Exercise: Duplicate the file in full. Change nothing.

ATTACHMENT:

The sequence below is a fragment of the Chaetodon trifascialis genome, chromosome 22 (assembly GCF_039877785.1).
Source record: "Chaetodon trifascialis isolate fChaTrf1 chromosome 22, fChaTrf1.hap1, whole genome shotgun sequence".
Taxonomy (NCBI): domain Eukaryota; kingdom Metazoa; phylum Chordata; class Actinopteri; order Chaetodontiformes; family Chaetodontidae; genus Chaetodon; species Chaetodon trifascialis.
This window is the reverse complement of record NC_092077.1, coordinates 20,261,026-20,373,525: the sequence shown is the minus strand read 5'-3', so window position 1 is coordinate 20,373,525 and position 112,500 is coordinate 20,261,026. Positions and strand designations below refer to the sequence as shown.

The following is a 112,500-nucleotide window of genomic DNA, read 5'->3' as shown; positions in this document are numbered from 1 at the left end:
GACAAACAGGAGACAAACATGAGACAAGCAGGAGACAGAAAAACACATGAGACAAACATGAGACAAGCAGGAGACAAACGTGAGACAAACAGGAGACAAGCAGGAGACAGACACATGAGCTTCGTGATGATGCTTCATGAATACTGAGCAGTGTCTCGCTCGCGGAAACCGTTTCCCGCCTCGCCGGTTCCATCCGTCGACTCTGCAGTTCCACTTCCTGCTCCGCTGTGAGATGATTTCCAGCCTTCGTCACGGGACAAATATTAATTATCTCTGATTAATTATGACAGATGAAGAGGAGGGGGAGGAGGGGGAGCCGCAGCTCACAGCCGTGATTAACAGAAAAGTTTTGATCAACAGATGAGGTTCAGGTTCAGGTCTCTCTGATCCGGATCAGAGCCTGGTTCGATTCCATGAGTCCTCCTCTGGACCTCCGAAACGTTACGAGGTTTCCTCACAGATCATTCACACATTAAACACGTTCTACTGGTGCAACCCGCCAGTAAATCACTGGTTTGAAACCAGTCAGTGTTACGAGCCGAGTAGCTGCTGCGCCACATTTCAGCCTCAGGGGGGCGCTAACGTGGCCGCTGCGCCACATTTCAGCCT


The sequence below is a fragment of the Chaetodon trifascialis genome, chromosome 22 (assembly GCF_039877785.1).
Source record: "Chaetodon trifascialis isolate fChaTrf1 chromosome 22, fChaTrf1.hap1, whole genome shotgun sequence".
Taxonomy (NCBI): domain Eukaryota; kingdom Metazoa; phylum Chordata; class Actinopteri; order Chaetodontiformes; family Chaetodontidae; genus Chaetodon; species Chaetodon trifascialis.
This window is the reverse complement of record NC_092077.1, coordinates 20,261,026-20,373,525: the sequence shown is the minus strand read 5'-3', so window position 1 is coordinate 20,373,525 and position 112,500 is coordinate 20,261,026. Positions and strand designations below refer to the sequence as shown.

The following is a 112,500-nucleotide window of genomic DNA, read 5'->3' as shown; positions in this document are numbered from 1 at the left end:
GACAAACAGGAGACAAACATGAGACAAGCAGGAGACAGAAAAACACATGAGACAAACATGAGACAAGCAGGAGACAAACGTGAGACAAACAGGAGACAAGCAGGAGACAGACACATGAGCTTCGTGATGATGCTTCATGAATACTGAGCAGTGTCTCGCTCGCGGAAACCGTTTCCCGCCTCGCCGGTTCCATCCGTCGACTCTGCAGTTCCACTTCCTGCTCCGCTGTGAGATGATTTCCAGCCTTCGTCACGGGACAAATATTAATTATCTCTGATTAATTATGACAGATGAAGAGGAGGGGGAGGAGGGGGAGCCGCAGCTCACAGCCGTGATTAACAGAAAAGTTTTGATCAACAGATGAGGTTCAGGTTCAGGTCTCTCTGATCCGGATCAGAGCCTGGTTCGATTCCATGAGTCCTCCTCTGGACCTCCGAAACGTTACGAGGTTTCCTCACAGATCATTCACACATTAAACACGTTCTACTGGTGCAACCCGCCAGTAAATCACTGGTTTGAAACCAGTCAGTGTTACGAGCCGAGTAGCTGCTGCGCCACATTTCAGCCTCAGGGGGGCGCTAACGTGGCCGCTGCGCCACATTTCAGCCT